Today, growing concerns with climate change, energy scarcity, security, and economic collapse have turned the focus of urban planners, investors, and governments towards “infrastructure” as a site of value production and potential salvation from a world consistently defined by catastrophes and “crisis”.
This talk will interrogate the different forms of futurity and life that are currently emerging from this complex contemporary relationship between technology and design by engaging in a genealogy of "smartness" ranging from cybernetic ideas of machine learning in the late 1950's to early efforts to integrate computing into design at MIT in the Architecture Machine Group in the 1970's to contemporary greenfield "smart" developments in South Korea, India, and Abu Dhabi and the algorithmic financial instrumentation and data center infrastructures that support this speculation. In doing so, the talk will ask how these contemporary practices in ubiquitous computing, machine learning, responsive environments, and "resilient" planning are shaping the design of large-scale infrastructures, making certain forms of life vulnerable and expendable and producing our imaginaries of the future of life.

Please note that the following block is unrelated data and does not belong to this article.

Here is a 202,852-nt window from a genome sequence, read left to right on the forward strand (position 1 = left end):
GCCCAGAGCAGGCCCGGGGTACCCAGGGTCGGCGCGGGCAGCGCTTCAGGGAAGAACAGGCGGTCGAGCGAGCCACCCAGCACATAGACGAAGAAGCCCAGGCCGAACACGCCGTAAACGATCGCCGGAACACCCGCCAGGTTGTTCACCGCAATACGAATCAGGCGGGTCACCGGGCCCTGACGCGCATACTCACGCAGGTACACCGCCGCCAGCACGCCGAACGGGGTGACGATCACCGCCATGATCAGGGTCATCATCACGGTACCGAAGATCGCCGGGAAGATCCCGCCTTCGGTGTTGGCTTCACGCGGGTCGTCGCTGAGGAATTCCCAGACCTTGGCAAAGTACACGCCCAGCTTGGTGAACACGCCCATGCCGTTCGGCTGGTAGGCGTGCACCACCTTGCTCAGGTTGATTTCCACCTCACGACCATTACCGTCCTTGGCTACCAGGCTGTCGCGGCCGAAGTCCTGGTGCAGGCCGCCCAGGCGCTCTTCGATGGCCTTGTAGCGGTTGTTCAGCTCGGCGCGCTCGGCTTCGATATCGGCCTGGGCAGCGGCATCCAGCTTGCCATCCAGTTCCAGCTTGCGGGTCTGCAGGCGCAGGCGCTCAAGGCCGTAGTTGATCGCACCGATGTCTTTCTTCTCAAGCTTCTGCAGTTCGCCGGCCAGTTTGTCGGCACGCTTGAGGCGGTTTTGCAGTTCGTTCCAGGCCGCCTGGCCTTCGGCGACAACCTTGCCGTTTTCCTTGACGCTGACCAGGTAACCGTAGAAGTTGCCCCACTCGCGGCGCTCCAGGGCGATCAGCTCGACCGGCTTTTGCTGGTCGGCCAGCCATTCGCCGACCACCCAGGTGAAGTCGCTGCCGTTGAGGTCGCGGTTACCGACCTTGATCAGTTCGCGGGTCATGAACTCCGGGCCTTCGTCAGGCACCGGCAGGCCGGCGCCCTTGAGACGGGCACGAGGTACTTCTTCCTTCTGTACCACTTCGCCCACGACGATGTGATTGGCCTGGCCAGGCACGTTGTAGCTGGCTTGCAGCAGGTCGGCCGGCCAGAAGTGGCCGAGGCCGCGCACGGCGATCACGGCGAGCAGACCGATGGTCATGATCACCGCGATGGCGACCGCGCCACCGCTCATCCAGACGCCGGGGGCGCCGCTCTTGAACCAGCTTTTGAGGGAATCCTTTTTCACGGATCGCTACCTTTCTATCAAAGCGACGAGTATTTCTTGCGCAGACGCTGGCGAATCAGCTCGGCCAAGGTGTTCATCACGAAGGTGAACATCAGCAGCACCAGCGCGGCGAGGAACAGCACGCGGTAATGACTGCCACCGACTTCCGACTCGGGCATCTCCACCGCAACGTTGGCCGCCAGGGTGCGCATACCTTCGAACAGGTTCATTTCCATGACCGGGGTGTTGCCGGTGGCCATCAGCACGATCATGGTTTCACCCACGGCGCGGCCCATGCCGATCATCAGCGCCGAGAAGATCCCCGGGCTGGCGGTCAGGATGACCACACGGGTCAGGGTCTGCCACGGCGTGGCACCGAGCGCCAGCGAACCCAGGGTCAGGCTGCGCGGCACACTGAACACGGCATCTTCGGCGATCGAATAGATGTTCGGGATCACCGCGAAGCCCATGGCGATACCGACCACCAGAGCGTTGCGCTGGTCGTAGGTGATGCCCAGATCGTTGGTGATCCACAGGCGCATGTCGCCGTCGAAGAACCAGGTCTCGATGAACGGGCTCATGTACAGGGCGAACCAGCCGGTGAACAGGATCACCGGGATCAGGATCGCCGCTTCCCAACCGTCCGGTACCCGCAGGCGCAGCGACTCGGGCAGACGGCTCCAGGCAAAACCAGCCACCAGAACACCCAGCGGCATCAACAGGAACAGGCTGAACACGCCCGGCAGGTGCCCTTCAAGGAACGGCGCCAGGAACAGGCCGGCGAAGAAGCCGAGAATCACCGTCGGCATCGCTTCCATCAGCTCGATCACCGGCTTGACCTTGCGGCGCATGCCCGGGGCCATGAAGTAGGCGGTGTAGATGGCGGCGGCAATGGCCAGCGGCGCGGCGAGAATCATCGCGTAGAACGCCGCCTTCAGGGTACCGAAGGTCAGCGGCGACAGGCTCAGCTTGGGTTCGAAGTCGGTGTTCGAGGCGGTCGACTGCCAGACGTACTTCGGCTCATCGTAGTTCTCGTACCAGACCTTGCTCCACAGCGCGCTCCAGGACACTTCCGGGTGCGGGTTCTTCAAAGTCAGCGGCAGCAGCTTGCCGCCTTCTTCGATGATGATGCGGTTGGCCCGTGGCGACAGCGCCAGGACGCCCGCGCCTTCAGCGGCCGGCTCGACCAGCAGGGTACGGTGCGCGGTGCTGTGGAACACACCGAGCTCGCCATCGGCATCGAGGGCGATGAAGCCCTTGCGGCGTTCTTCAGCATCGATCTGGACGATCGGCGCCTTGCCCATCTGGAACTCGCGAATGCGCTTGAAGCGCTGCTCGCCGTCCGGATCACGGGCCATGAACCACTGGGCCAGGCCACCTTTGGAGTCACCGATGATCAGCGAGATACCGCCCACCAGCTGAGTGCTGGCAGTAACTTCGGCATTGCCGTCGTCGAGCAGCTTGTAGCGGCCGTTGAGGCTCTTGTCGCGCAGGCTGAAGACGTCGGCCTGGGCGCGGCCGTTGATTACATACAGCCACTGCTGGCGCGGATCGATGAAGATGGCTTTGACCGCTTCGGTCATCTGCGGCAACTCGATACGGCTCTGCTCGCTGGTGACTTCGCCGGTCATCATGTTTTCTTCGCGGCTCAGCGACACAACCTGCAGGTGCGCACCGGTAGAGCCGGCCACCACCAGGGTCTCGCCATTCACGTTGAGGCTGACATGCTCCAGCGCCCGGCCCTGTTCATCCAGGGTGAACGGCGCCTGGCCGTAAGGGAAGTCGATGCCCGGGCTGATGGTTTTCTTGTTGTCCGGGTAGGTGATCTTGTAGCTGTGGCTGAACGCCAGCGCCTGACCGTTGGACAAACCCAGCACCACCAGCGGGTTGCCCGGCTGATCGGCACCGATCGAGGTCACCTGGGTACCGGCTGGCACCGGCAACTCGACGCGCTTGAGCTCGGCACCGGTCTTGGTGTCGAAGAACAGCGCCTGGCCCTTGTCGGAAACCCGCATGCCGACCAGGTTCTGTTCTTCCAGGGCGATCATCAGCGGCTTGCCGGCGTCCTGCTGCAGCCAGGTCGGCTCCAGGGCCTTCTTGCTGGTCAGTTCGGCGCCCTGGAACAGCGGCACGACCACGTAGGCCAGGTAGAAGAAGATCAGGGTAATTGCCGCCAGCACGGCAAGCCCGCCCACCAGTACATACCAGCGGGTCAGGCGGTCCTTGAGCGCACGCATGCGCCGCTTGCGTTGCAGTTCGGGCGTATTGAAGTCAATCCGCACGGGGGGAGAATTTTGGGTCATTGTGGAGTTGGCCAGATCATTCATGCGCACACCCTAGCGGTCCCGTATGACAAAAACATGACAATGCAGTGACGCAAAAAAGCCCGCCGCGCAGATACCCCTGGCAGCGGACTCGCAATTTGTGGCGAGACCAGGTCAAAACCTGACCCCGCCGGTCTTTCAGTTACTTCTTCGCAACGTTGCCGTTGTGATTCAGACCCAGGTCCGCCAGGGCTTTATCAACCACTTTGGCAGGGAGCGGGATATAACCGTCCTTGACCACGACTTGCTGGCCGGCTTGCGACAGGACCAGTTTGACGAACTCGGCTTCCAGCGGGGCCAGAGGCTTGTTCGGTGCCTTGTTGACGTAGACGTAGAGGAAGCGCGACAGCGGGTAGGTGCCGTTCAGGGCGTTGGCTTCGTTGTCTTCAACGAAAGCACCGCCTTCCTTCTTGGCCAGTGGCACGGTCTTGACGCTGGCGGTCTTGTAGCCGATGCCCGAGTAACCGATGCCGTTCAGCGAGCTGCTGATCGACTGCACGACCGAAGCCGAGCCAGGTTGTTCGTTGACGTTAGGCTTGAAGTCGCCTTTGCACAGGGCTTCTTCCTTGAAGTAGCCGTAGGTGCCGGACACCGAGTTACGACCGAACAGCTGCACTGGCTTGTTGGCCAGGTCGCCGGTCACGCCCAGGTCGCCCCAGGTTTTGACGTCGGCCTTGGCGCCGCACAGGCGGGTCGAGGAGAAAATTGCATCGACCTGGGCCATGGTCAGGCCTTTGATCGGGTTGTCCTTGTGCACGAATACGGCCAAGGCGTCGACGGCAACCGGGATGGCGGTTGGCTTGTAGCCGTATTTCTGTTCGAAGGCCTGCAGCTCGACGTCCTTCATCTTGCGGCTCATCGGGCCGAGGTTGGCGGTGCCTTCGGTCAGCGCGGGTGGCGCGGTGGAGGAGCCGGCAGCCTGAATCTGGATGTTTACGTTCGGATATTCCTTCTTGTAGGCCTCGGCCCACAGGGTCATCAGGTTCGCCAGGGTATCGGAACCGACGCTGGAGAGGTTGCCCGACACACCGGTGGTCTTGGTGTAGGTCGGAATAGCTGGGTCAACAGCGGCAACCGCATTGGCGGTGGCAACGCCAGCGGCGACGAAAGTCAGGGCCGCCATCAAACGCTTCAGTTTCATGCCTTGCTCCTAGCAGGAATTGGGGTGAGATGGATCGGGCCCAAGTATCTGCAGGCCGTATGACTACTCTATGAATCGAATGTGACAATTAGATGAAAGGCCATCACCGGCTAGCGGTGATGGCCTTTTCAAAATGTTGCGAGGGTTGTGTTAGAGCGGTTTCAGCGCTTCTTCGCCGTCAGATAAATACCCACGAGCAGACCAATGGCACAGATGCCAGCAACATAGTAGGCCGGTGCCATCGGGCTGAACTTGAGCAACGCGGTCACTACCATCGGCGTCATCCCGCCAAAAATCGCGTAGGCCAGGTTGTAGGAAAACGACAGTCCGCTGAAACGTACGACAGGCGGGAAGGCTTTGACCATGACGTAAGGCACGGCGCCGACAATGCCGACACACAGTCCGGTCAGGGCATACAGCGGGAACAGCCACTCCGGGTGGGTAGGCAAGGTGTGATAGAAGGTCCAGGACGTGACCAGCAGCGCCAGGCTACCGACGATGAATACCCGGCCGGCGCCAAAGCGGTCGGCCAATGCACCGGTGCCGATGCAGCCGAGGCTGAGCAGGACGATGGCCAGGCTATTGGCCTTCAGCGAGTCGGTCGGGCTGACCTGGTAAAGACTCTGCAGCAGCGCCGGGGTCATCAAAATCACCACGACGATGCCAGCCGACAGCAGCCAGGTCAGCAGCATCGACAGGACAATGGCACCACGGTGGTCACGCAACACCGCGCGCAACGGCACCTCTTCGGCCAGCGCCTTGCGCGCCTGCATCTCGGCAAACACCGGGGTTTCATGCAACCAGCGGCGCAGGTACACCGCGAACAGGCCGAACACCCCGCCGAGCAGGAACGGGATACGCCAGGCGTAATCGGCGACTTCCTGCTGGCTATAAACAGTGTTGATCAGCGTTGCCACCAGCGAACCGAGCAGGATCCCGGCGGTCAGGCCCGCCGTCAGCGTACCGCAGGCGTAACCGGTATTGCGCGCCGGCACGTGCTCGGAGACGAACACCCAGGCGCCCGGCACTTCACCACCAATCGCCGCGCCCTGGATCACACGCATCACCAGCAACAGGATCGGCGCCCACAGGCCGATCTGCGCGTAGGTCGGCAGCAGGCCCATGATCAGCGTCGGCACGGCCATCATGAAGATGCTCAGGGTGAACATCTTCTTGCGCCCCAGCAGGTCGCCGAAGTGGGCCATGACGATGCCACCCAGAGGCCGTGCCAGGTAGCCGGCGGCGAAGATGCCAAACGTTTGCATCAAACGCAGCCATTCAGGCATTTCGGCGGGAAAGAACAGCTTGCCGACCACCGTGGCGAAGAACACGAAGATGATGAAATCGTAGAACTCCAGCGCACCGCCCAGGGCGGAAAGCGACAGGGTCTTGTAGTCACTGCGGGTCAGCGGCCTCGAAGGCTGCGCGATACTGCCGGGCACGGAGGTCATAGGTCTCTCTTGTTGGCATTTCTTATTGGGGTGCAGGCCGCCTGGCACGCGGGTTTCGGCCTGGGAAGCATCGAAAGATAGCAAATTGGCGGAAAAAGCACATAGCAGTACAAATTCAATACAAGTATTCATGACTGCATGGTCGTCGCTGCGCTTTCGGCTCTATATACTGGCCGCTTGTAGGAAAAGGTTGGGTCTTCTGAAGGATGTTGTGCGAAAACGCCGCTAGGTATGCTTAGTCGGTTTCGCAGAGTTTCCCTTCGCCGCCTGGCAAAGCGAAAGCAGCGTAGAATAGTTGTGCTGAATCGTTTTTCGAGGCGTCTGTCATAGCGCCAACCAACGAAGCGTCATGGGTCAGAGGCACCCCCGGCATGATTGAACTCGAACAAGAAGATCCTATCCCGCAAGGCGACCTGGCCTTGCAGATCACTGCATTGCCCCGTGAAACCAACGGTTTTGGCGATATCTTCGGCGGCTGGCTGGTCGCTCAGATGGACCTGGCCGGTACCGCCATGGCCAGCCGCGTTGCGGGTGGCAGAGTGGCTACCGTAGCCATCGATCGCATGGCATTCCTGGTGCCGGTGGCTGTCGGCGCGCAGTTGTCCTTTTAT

Orit Halpern is a Strategic Hire in Interactive Design and Theory and an Associate Professor in the Department of Sociology and Anthropology at Concordia University, Montréal. Her work bridges the histories of science, computing, and cybernetics with design and art practice. Her recent book Beautiful Data: A History of Vision and Reason since 1945 (Duke Press 2015) is a genealogy of interactivity and our contemporary obsessions with “big” data and data visualization. She is currently working on two academic books: the first book, titled The Smartness Mandate, is a history and theory of “smartness”, environment, and ubiquitous computing and the second is about extreme infrastructures, futurity, and habitat. For more information visithttp://www.orithalpern.net/index.html
This event is free and open to the public.